In Star Trek: The Next Generation and its contemporaneously set sequels (Star Trek: Deep Space Nine and Star Trek: Voyager), impulse engines are used for moving spacecraft at sublight speeds, whereas the warp drive is used for travelling at light or faster-than-light speeds. Warp drive speeds are measured in "warp factor", an irregular numeric scale with values known to range from 1 (light speed) up to but not including 10 (infinite speed).
My question is whether it has been definitely established that it is possible in the TNG era to use the warp drive to travel at sublight speeds, which would correspond to a warp factor of less than 1. In particular, I am looking for the following types of evidence, in descending order of priority:
- An unambiguous depiction in the primary canon (i.e., the TV shows and feature films) of sublight warp travel.
- A statement in paracanonical works such as the Star Trek: The Next Generation Technical Manual or the Star Trek: Deep Space Nine Technical Manual that warp drives can operate at sublight speeds.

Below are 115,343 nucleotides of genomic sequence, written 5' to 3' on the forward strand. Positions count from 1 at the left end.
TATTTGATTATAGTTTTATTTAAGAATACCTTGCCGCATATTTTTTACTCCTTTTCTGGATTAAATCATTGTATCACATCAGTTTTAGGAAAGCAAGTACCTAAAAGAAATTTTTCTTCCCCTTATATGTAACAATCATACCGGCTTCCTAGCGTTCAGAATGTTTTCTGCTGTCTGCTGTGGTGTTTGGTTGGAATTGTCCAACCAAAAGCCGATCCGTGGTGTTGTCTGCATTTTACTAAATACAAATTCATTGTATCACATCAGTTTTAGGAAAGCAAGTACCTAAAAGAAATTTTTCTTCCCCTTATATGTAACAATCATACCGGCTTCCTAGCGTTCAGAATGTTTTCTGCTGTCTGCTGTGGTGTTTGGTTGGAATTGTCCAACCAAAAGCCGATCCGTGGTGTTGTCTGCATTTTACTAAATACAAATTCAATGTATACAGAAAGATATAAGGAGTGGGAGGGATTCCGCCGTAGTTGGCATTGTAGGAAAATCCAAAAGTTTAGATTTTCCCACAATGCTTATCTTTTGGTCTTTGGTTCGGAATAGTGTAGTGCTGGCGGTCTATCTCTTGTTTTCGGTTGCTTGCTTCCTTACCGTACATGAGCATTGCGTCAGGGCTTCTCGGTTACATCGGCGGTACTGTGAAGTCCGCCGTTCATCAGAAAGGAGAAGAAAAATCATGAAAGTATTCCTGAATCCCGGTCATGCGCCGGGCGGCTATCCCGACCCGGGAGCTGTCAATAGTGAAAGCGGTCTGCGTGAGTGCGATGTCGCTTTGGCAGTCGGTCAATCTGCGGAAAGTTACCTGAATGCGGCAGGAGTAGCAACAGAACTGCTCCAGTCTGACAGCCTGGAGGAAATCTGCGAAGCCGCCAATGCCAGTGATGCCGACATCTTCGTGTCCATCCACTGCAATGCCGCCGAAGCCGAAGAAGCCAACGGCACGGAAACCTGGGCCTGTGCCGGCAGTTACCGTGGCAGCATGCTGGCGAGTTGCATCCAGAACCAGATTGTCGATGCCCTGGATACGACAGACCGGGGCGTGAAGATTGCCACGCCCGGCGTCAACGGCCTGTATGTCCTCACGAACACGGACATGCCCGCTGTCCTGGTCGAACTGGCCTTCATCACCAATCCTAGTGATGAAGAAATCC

- An unambiguous depiction in official but non-canonical works (e.g., novels, comics, computer games) of sublight warp travel.
As discussed in the answers to this more open-ended question, I am aware that some Trek shows set before the TNG era occasionally referenced ships travelling at warp factors less than 1. However, these shows used a different warp factor scale and depicted a more primitive warp technology. My question is specifically about TNG, DS9, and Voyager, and about the warp technology and the warp factor scale in use in that era. I'm looking for actual depictions of sublight warp travel in this era, or in-universe statements in this era that such travel is possible. I'm not interested in extrapolations from what we know about ENT- or TOS-era warp.